Rather than play out the ugliness, let’s go back to imagination land. Let’s imagine that you’ve invited two visiting friends of another faith to attend Catholic mass. At the end of mass your friends spend a few minutes chatting with Father O’Leary. After several minutes Father O’Leary turns to your friends and says, “You are both rich. You must each give me $50 for the privilege of speaking with me about Catholicism. You cannot give me less than that or else God will curse you for eternity. Give me the money now and you can go with good will. $50 each.”
Yes, folks. I was threatened with bad karma for not donating at least $50 to this priest. Who knows? Perhaps this is why, two days later, I came down with Delhi belly. Then again, maybe not.
Sean likewise was pressed for a generous donation. He also gave far less than what was demanded. At least, though, he had a more authentic blessing than I. As for a customary cursing, well, I trumped him on that one. Hence, my snarkiness about our time in Pushkar.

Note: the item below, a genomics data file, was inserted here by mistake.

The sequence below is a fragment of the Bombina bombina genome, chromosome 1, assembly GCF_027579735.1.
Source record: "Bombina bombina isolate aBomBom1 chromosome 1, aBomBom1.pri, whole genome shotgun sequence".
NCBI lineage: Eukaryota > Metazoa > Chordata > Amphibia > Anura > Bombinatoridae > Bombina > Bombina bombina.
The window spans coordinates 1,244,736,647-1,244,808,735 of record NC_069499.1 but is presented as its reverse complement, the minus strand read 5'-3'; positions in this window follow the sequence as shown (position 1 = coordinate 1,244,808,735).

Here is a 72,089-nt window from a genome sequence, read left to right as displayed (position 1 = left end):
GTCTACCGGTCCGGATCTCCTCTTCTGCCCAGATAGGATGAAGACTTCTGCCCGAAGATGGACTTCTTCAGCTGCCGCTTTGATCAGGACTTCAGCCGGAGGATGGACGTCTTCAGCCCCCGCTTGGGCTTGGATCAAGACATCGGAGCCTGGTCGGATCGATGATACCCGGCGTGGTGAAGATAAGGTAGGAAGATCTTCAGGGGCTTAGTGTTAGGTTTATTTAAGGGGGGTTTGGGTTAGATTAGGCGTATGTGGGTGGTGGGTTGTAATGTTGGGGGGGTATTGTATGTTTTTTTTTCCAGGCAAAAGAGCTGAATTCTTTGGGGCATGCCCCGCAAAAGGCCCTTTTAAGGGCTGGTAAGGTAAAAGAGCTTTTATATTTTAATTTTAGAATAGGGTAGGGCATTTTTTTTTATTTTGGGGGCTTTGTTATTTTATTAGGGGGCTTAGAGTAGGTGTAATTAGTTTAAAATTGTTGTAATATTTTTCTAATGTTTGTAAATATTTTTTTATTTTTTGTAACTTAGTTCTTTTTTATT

I realize that those who have experienced a more heartfelt and sincere time in Pushkar will disagree and perhaps even be outraged by my story. To them, I offer my apologies. Unfortunately, we experienced the commercialized side of this sacred city, one that did not leave a very positive impression.
August 11th, 2009 § Comments Off § permalink
Due to a great monsoon rate at our luxurious hotel in Agra, Sean and I decided to spend three nights in this sultry city. The extra time afforded us the rare opportunity to relax, explore a major site per day and return to the Taj Mahal and enjoy it at our leisure.
On our second day in Agra we took a nail-biting, 50 minute drive to the UNESCO World Heritage Site of Fatehpur Sikri. Fans of the writer Salman Rushdie may remember Fatehpur Sikri as the setting for his 2008 novel “The Enchantress of Florence.” Others may know it as the Mughal emperor Akbar’s “ghost city.” Due to a water shortage the settlement was abandoned in 1585, only 14 years after its construction and shortly after the death of Akbar. For being uninhabited for over four centuries Fatehpur Sikri remained in spectacular shape.